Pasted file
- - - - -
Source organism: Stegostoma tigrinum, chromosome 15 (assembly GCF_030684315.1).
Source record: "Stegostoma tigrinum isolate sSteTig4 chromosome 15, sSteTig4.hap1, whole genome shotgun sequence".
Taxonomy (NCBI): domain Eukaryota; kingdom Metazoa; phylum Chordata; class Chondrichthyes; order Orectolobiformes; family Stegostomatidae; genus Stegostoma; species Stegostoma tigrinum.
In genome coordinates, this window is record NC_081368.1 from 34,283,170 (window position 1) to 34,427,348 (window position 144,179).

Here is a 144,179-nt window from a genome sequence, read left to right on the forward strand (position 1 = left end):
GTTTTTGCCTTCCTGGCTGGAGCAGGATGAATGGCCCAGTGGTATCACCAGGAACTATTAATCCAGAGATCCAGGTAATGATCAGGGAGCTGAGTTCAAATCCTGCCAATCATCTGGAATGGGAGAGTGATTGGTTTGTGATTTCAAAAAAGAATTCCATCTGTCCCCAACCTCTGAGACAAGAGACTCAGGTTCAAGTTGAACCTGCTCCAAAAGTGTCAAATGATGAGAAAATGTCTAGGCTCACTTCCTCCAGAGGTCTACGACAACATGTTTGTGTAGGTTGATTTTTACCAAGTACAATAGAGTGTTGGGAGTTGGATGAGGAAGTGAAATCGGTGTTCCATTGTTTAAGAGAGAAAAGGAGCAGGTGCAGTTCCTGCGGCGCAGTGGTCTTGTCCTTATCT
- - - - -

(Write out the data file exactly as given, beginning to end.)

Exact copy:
Source organism: Stegostoma tigrinum, chromosome 15 (assembly GCF_030684315.1).
Source record: "Stegostoma tigrinum isolate sSteTig4 chromosome 15, sSteTig4.hap1, whole genome shotgun sequence".
Taxonomy (NCBI): domain Eukaryota; kingdom Metazoa; phylum Chordata; class Chondrichthyes; order Orectolobiformes; family Stegostomatidae; genus Stegostoma; species Stegostoma tigrinum.
In genome coordinates, this window is record NC_081368.1 from 34,283,170 (window position 1) to 34,427,348 (window position 144,179).

Here is a 144,179-nt window from a genome sequence, read left to right on the forward strand (position 1 = left end):
GTTTTTGCCTTCCTGGCTGGAGCAGGATGAATGGCCCAGTGGTATCACCAGGAACTATTAATCCAGAGATCCAGGTAATGATCAGGGAGCTGAGTTCAAATCCTGCCAATCATCTGGAATGGGAGAGTGATTGGTTTGTGATTTCAAAAAAGAATTCCATCTGTCCCCAACCTCTGAGACAAGAGACTCAGGTTCAAGTTGAACCTGCTCCAAAAGTGTCAAATGATGAGAAAATGTCTAGGCTCACTTCCTCCAGAGGTCTACGACAACATGTTTGTGTAGGTTGATTTTTACCAAGTACAATAGAGTGTTGGGAGTTGGATGAGGAAGTGAAATCGGTGTTCCATTGTTTAAGAGAGAAAAGGAGCAGGTGCAGTTCCTGCGGCGCAGTGGTCTTGTCCTTATCT